An unexpected car hire charge has been taken from my card
Car hire fees are common, but if an unexpected charge is unfounded you do have the right to dispute it and may be able to claim your money back.
Will car hire in European countries change after Brexit?
In a no-deal situation, international driving permits would need to be obtained ahead of travel from a post office. This applies to taking your own car and hire car purchases.
There are three permits you could require depending on where you want to travel, and some last longer than others. Car permits for UK holidaymakers travelling in the EU or EEA are being sold in specific post offices from February.
Read our guide for more information on international driving permits (IDPs) including what they are, how to get one and what happens if you're planning to drive to an EU country after Brexit.
If the withdrawal agreement is approved by the EU and UK, it's been agreed that consumer rights will remain unchanged until the terms of the future relationship between the UK and the EU are decided. This transitional period will last from the date the UK leaves the EU to 31 December 2020.
Deductions are often made for fuel, damage to windscreens, tyres, roofs and undercarriage, as well as for returning the car to a different depot from where you picked it up.
These can be lawfully made, as long as they're clearly set out in the contract.
Another common term which allows the car company to debit money from your card is if the car is returned out of hours.
You'll be liable for any damage caused between dropping it off and the opening of the car hire office the following morning.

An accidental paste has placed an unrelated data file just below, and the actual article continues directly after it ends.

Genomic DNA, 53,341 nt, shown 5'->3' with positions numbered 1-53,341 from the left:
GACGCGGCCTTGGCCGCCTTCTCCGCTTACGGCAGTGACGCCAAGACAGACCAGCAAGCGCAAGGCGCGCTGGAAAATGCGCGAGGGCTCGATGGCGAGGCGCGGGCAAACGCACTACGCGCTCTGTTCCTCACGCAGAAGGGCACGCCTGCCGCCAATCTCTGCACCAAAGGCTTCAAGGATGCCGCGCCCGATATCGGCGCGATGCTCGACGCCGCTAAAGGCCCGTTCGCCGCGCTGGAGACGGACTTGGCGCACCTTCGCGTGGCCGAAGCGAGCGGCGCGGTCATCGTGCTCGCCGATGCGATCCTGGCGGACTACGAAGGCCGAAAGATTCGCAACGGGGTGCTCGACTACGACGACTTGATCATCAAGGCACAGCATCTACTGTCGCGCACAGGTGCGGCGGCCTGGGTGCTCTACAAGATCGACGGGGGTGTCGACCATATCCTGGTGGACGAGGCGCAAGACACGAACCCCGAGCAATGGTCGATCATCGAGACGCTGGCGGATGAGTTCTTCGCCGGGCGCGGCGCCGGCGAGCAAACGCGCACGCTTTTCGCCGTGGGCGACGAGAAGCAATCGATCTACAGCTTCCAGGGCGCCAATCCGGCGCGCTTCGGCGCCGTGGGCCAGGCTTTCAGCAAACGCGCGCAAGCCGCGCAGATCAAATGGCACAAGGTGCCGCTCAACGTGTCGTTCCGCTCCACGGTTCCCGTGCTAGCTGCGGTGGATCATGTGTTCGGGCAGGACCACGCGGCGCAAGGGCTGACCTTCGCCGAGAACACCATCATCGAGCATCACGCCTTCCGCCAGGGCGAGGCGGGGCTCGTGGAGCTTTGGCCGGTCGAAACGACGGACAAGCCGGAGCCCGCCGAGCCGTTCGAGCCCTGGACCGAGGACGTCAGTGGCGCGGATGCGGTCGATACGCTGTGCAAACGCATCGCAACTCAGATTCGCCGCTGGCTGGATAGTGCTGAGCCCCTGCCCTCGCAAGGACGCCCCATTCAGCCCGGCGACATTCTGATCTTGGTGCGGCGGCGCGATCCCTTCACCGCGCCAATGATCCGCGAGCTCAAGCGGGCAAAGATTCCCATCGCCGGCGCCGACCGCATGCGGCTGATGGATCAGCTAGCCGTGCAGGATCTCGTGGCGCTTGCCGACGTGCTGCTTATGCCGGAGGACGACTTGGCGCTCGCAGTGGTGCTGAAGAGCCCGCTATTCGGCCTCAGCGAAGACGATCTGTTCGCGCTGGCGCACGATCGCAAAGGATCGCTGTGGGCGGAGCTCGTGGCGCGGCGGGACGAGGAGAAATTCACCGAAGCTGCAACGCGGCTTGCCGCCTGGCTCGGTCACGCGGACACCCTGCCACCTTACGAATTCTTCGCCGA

If you're charged for this, the company should provide details of all the damage caused.
If you do have to leave the car out of hours, take photos or video to show the condition of the car when you left it at the depot and to show that it's been left in a safe place.
Excess charges and deposits
Some companies will take details of the card from which the excess will be paid, but won’t actually take the excess as a deposit.
Other companies will require you to leave a deposit equal to the excess before you can take the car. You should check the small print carefully to see if this is the case because it can be a significant amount.
It's worth noting that some car hire contracts state you must pay the excess for each item of damage the car has incurred. Check the terms and conditions so you can choose a company that doesn't do this.
Which? thinks this is potentially unfair as the sum being charged per item may not be a genuine estimate of the company's loss and could be challenged under the Unfair Terms in Consumer Contract Regulations 1999.
Disputing the money taken
If you think money has been unfairly taken from your card, contact your car hire company and tell it the money has been taken 'under protest'.
If the company refuses to repay the money, you can make a claim against your credit card company under section 75 of the Consumer Credit Act.
If you paid by debit card, you may be able to use the chargeback system where your provider can reverse the payment made to the car hire company.
Improving the dispute process
In July 2015, following a review by the Competition and Markets Authority (CMA), five of the main car rental companies committed to implementing a series of improvements by the end of the year.
One of the most important improvements is the introduction of greater transparency, particularly in relation to charges.
If you are required to pay any additional charges, for example for damage, you should be notified and, if you wish to dispute the charge, you will be able to do so more easily.
The commitment to improvements does not mean, however, that a new, regulated dispute process is being introduced for all rental car companies, so you should check with the company you are using or intend to use for the full details of their own policy.
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